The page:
elections. In 1979 and 1983, 4% said that they had been influenced by a poll, 
rising to 9% in 1987. Table 1 shows that, in terms of the party breakdown, 
the Liberals (in 1979) and the Alliance (in 1983 and 1987) have had a consis- 
tent advantage among those who reported being influenced by the polls. 
Indeed, in 1983, the Alliance won support from more than half of this group. 
Labour also gained votes from this group in 1979 and 1987, but not in 1983, 
while Conservative voters were more numerous among those not reporting 
being influenced by the polls. 

Among those who report having heard the results of an opinion poll, the 
majority are able to correctly identify the leading party and to evaluate the 
size of its lead (table 2). In the 1979 election, just more than half of Conser- 
vative and Labour voters and just under half of Liberal voters correctly iden- 
tified the Conservatives as leading the polls, the vast majority of them con- 
sidering the lead to be "small" rather than "large." However, a significant 
minority — in the case of Liberal voters, 48% — thought that Labour had a 
"small" lead. In fact, only one of the 28 nationwide polls conducted during 
the course of the campaign produced a Labour lead, and among the nine 
polls conducted in the last week of campaigning, the average Conservative 
lead was 5 percentage points (Rose 1981). 

There' was less ambiguity during the 1983 and 1987 election campaigns. 
In both elections, all but a handful of voters accurately identified a Conser- 
vative lead, of varying proportions: in 1983, around nine out of 10 voters 
thought that the Conservatives had a "large" lead. In the more closely fought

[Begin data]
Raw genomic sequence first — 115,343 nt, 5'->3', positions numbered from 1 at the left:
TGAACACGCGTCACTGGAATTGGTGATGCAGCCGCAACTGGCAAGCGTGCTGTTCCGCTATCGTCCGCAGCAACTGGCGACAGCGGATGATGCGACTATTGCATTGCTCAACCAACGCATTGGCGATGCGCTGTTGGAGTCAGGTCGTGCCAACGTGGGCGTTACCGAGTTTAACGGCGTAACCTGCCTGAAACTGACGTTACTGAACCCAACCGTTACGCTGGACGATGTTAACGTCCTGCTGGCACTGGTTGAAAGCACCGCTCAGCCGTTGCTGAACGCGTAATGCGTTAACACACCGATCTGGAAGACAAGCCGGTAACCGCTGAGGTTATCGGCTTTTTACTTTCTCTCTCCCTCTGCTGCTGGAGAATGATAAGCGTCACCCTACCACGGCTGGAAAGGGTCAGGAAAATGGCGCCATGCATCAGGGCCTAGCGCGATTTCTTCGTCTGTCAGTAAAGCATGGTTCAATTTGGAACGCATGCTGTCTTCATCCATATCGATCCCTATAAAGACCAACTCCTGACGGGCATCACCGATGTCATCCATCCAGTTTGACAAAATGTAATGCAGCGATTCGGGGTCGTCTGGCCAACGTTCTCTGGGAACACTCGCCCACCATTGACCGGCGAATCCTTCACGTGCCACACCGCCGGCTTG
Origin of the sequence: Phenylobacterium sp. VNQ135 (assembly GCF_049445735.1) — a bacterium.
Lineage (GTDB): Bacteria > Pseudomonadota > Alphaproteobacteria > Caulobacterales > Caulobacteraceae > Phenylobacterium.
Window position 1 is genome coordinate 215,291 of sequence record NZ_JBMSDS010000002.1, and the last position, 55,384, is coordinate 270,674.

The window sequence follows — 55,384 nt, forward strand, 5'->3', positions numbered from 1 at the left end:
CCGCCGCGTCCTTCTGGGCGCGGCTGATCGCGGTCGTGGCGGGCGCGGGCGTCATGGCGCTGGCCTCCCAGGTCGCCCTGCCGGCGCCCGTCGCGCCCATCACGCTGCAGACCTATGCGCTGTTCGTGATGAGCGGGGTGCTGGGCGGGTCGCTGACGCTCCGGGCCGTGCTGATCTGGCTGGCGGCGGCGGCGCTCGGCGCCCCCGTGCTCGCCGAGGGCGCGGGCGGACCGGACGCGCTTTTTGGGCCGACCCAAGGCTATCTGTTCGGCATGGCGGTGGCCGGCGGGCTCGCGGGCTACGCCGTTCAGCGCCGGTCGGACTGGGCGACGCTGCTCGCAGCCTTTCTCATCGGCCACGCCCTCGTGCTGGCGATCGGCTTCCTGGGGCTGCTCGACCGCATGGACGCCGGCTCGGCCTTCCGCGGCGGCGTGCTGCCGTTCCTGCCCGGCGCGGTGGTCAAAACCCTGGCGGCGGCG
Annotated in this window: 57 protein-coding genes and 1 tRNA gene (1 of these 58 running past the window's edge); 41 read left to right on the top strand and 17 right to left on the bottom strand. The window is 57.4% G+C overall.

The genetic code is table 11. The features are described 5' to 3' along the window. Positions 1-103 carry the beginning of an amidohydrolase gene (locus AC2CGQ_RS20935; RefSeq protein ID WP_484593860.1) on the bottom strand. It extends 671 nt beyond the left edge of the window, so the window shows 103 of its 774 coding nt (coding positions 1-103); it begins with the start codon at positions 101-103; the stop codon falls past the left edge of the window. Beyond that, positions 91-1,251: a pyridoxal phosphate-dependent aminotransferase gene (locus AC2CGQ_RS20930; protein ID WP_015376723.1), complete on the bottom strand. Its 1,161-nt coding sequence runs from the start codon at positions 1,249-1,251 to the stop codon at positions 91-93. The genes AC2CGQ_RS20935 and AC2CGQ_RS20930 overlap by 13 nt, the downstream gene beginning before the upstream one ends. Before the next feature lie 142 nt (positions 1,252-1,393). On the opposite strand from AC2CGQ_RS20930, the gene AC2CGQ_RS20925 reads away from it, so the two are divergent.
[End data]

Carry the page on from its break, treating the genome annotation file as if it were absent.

1987 election, there are clearly partisan differences, with Conservative vot- 
ers being more likely to see their party's lead as "large," and Labour voters 
more likely to see the Conservative lead as "small." 

These results would tend to give prima facie evidence for the existence of 
a bandwagon effect: the greater the perceptions that the Conservatives had 
a large lead, then the greater the likelihood of voting for that party. How- 



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Ian McAllister and Donley T. Studlar 



ever, it could be argued that a decision to vote for a particular political party 
also affects how a voter sees their party's position in the polls: having opted 
for the party, the voter may thereafter wish their choice to be vindicated by 
the polls and interpret them accordingly, a projection effect (Mendelsohn 
and Crespi 1970). Thus, the results in table 2 may simply reflect the fact that 
Conservative voters are projecting their political choice onto the opinion 
polls. 

From this perspective, the only data which could address this implied 
question of causality are panel data, which interview the same respondents 
at two or more points in time (see Skalaban 1988). However, there are few 
panel surveys available for British elections, and none which deal with the 
issue of opinion poll influence. Even if they were available, panel data would 
present other problems. Repeated interviewing of the same respondents